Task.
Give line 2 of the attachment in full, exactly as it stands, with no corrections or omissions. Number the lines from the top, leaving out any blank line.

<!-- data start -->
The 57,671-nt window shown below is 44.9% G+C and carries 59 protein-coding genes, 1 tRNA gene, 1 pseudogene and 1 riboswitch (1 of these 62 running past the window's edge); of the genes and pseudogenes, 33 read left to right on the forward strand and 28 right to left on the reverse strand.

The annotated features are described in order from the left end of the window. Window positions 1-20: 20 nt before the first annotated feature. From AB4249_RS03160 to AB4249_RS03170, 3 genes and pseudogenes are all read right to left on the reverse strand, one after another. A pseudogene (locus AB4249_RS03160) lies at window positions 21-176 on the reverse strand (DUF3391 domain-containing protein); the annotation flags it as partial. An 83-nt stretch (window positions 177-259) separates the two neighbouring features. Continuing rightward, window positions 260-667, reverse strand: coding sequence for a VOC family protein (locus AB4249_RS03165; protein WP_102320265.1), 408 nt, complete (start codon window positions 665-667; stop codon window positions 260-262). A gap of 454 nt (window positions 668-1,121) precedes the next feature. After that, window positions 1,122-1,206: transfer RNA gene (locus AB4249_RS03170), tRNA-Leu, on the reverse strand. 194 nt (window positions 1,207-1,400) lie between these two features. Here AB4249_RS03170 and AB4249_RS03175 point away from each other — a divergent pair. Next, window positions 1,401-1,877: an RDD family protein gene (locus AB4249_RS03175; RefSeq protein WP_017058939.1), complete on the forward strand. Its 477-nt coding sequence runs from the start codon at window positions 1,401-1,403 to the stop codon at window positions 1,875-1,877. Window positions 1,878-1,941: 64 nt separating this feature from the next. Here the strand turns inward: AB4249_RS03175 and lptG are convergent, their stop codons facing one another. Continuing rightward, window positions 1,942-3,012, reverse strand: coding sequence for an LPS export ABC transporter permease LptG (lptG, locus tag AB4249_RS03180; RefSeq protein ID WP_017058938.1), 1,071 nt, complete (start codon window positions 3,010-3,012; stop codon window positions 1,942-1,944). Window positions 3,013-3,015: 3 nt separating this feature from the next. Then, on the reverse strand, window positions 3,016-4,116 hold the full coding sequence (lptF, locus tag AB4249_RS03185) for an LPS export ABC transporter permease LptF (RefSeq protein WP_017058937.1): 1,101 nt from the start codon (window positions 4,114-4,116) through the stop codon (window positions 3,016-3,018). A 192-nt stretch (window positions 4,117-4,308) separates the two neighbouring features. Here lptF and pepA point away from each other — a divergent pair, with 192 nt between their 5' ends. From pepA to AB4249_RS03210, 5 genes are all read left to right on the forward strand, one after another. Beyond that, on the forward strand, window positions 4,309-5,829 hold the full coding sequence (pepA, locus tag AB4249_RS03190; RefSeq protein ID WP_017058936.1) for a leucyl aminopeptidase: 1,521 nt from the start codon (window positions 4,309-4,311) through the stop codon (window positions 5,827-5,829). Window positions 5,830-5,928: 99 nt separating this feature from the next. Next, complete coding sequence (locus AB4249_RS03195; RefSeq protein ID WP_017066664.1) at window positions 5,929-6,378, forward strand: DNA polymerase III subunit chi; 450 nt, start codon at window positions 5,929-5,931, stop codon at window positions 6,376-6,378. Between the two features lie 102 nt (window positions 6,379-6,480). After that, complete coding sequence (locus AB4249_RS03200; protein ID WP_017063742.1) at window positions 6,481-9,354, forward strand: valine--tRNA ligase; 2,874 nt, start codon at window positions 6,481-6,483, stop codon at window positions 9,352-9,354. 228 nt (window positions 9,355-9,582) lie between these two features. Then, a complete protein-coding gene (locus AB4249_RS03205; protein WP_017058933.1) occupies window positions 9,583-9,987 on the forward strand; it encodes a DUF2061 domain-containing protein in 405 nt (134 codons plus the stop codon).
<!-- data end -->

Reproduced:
The annotated features are described in order from the left end of the window. Window positions 1-20: 20 nt before the first annotated feature. From AB4249_RS03160 to AB4249_RS03170, 3 genes and pseudogenes are all read right to left on the reverse strand, one after another. A pseudogene (locus AB4249_RS03160) lies at window positions 21-176 on the reverse strand (DUF3391 domain-containing protein); the annotation flags it as partial. An 83-nt stretch (window positions 177-259) separates the two neighbouring features. Continuing rightward, window positions 260-667, reverse strand: coding sequence for a VOC family protein (locus AB4249_RS03165; protein WP_102320265.1), 408 nt, complete (start codon window positions 665-667; stop codon window positions 260-262). A gap of 454 nt (window positions 668-1,121) precedes the next feature. After that, window positions 1,122-1,206: transfer RNA gene (locus AB4249_RS03170), tRNA-Leu, on the reverse strand. 194 nt (window positions 1,207-1,400) lie between these two features. Here AB4249_RS03170 and AB4249_RS03175 point away from each other — a divergent pair. Next, window positions 1,401-1,877: an RDD family protein gene (locus AB4249_RS03175; RefSeq protein WP_017058939.1), complete on the forward strand. Its 477-nt coding sequence runs from the start codon at window positions 1,401-1,403 to the stop codon at window positions 1,875-1,877. Window positions 1,878-1,941: 64 nt separating this feature from the next. Here the strand turns inward: AB4249_RS03175 and lptG are convergent, their stop codons facing one another. Continuing rightward, window positions 1,942-3,012, reverse strand: coding sequence for an LPS export ABC transporter permease LptG (lptG, locus tag AB4249_RS03180; RefSeq protein ID WP_017058938.1), 1,071 nt, complete (start codon window positions 3,010-3,012; stop codon window positions 1,942-1,944). Window positions 3,013-3,015: 3 nt separating this feature from the next. Then, on the reverse strand, window positions 3,016-4,116 hold the full coding sequence (lptF, locus tag AB4249_RS03185) for an LPS export ABC transporter permease LptF (RefSeq protein WP_017058937.1): 1,101 nt from the start codon (window positions 4,114-4,116) through the stop codon (window positions 3,016-3,018). A 192-nt stretch (window positions 4,117-4,308) separates the two neighbouring features. Here lptF and pepA point away from each other — a divergent pair, with 192 nt between their 5' ends. From pepA to AB4249_RS03210, 5 genes are all read left to right on the forward strand, one after another. Beyond that, on the forward strand, window positions 4,309-5,829 hold the full coding sequence (pepA, locus tag AB4249_RS03190; RefSeq protein ID WP_017058936.1) for a leucyl aminopeptidase: 1,521 nt from the start codon (window positions 4,309-4,311) through the stop codon (window positions 5,827-5,829). Window positions 5,830-5,928: 99 nt separating this feature from the next. Next, complete coding sequence (locus AB4249_RS03195; RefSeq protein ID WP_017066664.1) at window positions 5,929-6,378, forward strand: DNA polymerase III subunit chi; 450 nt, start codon at window positions 5,929-5,931, stop codon at window positions 6,376-6,378. Between the two features lie 102 nt (window positions 6,379-6,480). After that, complete coding sequence (locus AB4249_RS03200; protein ID WP_017063742.1) at window positions 6,481-9,354, forward strand: valine--tRNA ligase; 2,874 nt, start codon at window positions 6,481-6,483, stop codon at window positions 9,352-9,354. 228 nt (window positions 9,355-9,582) lie between these two features. Then, a complete protein-coding gene (locus AB4249_RS03205; protein WP_017058933.1) occupies window positions 9,583-9,987 on the forward strand; it encodes a DUF2061 domain-containing protein in 405 nt (134 codons plus the stop codon).